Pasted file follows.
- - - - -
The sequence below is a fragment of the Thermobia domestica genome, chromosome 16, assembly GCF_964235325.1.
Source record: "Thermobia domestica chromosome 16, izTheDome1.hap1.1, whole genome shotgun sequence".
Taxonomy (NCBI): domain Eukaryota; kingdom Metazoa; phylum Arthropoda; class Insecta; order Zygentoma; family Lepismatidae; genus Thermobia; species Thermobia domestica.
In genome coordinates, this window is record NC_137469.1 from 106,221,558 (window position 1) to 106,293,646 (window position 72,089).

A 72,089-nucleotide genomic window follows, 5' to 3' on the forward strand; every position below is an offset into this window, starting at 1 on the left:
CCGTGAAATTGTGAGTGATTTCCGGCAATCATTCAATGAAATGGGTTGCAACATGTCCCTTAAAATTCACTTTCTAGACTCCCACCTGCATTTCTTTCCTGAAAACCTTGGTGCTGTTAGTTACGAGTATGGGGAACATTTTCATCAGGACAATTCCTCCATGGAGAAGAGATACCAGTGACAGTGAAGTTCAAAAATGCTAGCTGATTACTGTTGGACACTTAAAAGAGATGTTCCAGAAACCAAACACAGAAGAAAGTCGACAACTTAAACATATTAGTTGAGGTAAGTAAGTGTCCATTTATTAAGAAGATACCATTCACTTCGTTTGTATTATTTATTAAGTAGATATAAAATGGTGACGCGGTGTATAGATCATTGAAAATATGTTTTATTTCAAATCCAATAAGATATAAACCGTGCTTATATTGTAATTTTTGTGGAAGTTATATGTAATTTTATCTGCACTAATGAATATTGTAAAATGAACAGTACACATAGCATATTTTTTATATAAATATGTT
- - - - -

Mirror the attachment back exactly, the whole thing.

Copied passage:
The sequence below is a fragment of the Thermobia domestica genome, chromosome 16, assembly GCF_964235325.1.
Source record: "Thermobia domestica chromosome 16, izTheDome1.hap1.1, whole genome shotgun sequence".
Taxonomy (NCBI): domain Eukaryota; kingdom Metazoa; phylum Arthropoda; class Insecta; order Zygentoma; family Lepismatidae; genus Thermobia; species Thermobia domestica.
In genome coordinates, this window is record NC_137469.1 from 106,221,558 (window position 1) to 106,293,646 (window position 72,089).

A 72,089-nucleotide genomic window follows, 5' to 3' on the forward strand; every position below is an offset into this window, starting at 1 on the left:
CCGTGAAATTGTGAGTGATTTCCGGCAATCATTCAATGAAATGGGTTGCAACATGTCCCTTAAAATTCACTTTCTAGACTCCCACCTGCATTTCTTTCCTGAAAACCTTGGTGCTGTTAGTTACGAGTATGGGGAACATTTTCATCAGGACAATTCCTCCATGGAGAAGAGATACCAGTGACAGTGAAGTTCAAAAATGCTAGCTGATTACTGTTGGACACTTAAAAGAGATGTTCCAGAAACCAAACACAGAAGAAAGTCGACAACTTAAACATATTAGTTGAGGTAAGTAAGTGTCCATTTATTAAGAAGATACCATTCACTTCGTTTGTATTATTTATTAAGTAGATATAAAATGGTGACGCGGTGTATAGATCATTGAAAATATGTTTTATTTCAAATCCAATAAGATATAAACCGTGCTTATATTGTAATTTTTGTGGAAGTTATATGTAATTTTATCTGCACTAATGAATATTGTAAAATGAACAGTACACATAGCATATTTTTTATATAAATATGTT